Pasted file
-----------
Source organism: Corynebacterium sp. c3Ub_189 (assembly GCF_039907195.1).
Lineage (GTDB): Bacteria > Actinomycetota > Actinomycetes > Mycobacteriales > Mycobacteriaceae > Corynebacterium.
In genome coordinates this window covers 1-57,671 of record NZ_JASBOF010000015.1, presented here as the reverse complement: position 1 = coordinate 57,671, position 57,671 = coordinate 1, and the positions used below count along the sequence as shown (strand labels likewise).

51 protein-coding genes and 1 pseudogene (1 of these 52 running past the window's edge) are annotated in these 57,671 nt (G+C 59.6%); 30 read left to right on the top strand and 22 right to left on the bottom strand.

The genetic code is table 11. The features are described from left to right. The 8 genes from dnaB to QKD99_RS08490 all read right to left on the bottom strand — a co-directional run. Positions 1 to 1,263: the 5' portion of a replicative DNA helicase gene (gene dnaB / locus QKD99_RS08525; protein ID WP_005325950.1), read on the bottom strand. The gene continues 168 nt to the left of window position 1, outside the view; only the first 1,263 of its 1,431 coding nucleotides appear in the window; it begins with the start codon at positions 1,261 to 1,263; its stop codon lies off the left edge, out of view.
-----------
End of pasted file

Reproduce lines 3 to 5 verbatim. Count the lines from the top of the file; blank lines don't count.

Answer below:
In genome coordinates this window covers 1-57,671 of record NZ_JASBOF010000015.1, presented here as the reverse complement: position 1 = coordinate 57,671, position 57,671 = coordinate 1, and the positions used below count along the sequence as shown (strand labels likewise).

51 protein-coding genes and 1 pseudogene (1 of these 52 running past the window's edge) are annotated in these 57,671 nt (G+C 59.6%); 30 read left to right on the top strand and 22 right to left on the bottom strand.

The genetic code is table 11. The features are described from left to right. The 8 genes from dnaB to QKD99_RS08490 all read right to left on the bottom strand — a co-directional run. Positions 1 to 1,263: the 5' portion of a replicative DNA helicase gene (gene dnaB / locus QKD99_RS08525; protein ID WP_005325950.1), read on the bottom strand. The gene continues 168 nt to the left of window position 1, outside the view; only the first 1,263 of its 1,431 coding nucleotides appear in the window; it begins with the start codon at positions 1,261 to 1,263; its stop codon lies off the left edge, out of view.